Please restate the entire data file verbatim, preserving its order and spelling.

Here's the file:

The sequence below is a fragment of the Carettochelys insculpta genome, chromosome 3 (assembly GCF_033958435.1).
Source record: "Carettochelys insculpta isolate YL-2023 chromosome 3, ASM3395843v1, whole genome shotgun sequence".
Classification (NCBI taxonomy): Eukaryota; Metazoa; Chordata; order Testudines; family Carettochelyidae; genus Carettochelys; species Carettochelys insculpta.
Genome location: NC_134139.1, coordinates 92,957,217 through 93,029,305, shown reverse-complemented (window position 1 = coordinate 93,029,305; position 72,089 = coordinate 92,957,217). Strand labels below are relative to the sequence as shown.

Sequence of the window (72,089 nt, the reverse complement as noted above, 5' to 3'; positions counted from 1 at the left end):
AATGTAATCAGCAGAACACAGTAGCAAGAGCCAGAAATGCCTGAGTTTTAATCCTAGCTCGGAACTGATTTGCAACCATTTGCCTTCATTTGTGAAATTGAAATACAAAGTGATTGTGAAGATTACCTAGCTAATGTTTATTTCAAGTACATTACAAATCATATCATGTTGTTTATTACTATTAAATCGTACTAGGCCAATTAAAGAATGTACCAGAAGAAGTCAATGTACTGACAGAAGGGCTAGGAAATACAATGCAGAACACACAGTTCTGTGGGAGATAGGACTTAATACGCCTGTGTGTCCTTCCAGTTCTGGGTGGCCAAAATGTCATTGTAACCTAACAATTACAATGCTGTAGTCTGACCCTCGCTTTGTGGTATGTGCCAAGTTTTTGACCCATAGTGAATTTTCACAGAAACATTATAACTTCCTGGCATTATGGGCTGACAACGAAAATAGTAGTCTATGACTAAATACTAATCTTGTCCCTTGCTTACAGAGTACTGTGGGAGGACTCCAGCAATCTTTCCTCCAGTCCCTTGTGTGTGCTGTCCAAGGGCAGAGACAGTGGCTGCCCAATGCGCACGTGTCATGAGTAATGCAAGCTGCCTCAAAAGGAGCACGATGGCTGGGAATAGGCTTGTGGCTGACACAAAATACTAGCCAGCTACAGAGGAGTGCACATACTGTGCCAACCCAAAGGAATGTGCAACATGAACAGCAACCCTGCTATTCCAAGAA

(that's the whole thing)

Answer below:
The sequence below is a fragment of the Carettochelys insculpta genome, chromosome 3 (assembly GCF_033958435.1).
Source record: "Carettochelys insculpta isolate YL-2023 chromosome 3, ASM3395843v1, whole genome shotgun sequence".
Classification (NCBI taxonomy): Eukaryota; Metazoa; Chordata; order Testudines; family Carettochelyidae; genus Carettochelys; species Carettochelys insculpta.
Genome location: NC_134139.1, coordinates 92,957,217 through 93,029,305, shown reverse-complemented (window position 1 = coordinate 93,029,305; position 72,089 = coordinate 92,957,217). Strand labels below are relative to the sequence as shown.

Sequence of the window (72,089 nt, the reverse complement as noted above, 5' to 3'; positions counted from 1 at the left end):
AATGTAATCAGCAGAACACAGTAGCAAGAGCCAGAAATGCCTGAGTTTTAATCCTAGCTCGGAACTGATTTGCAACCATTTGCCTTCATTTGTGAAATTGAAATACAAAGTGATTGTGAAGATTACCTAGCTAATGTTTATTTCAAGTACATTACAAATCATATCATGTTGTTTATTACTATTAAATCGTACTAGGCCAATTAAAGAATGTACCAGAAGAAGTCAATGTACTGACAGAAGGGCTAGGAAATACAATGCAGAACACACAGTTCTGTGGGAGATAGGACTTAATACGCCTGTGTGTCCTTCCAGTTCTGGGTGGCCAAAATGTCATTGTAACCTAACAATTACAATGCTGTAGTCTGACCCTCGCTTTGTGGTATGTGCCAAGTTTTTGACCCATAGTGAATTTTCACAGAAACATTATAACTTCCTGGCATTATGGGCTGACAACGAAAATAGTAGTCTATGACTAAATACTAATCTTGTCCCTTGCTTACAGAGTACTGTGGGAGGACTCCAGCAATCTTTCCTCCAGTCCCTTGTGTGTGCTGTCCAAGGGCAGAGACAGTGGCTGCCCAATGCGCACGTGTCATGAGTAATGCAAGCTGCCTCAAAAGGAGCACGATGGCTGGGAATAGGCTTGTGGCTGACACAAAATACTAGCCAGCTACAGAGGAGTGCACATACTGTGCCAACCCAAAGGAATGTGCAACATGAACAGCAACCCTGCTATTCCAAGAA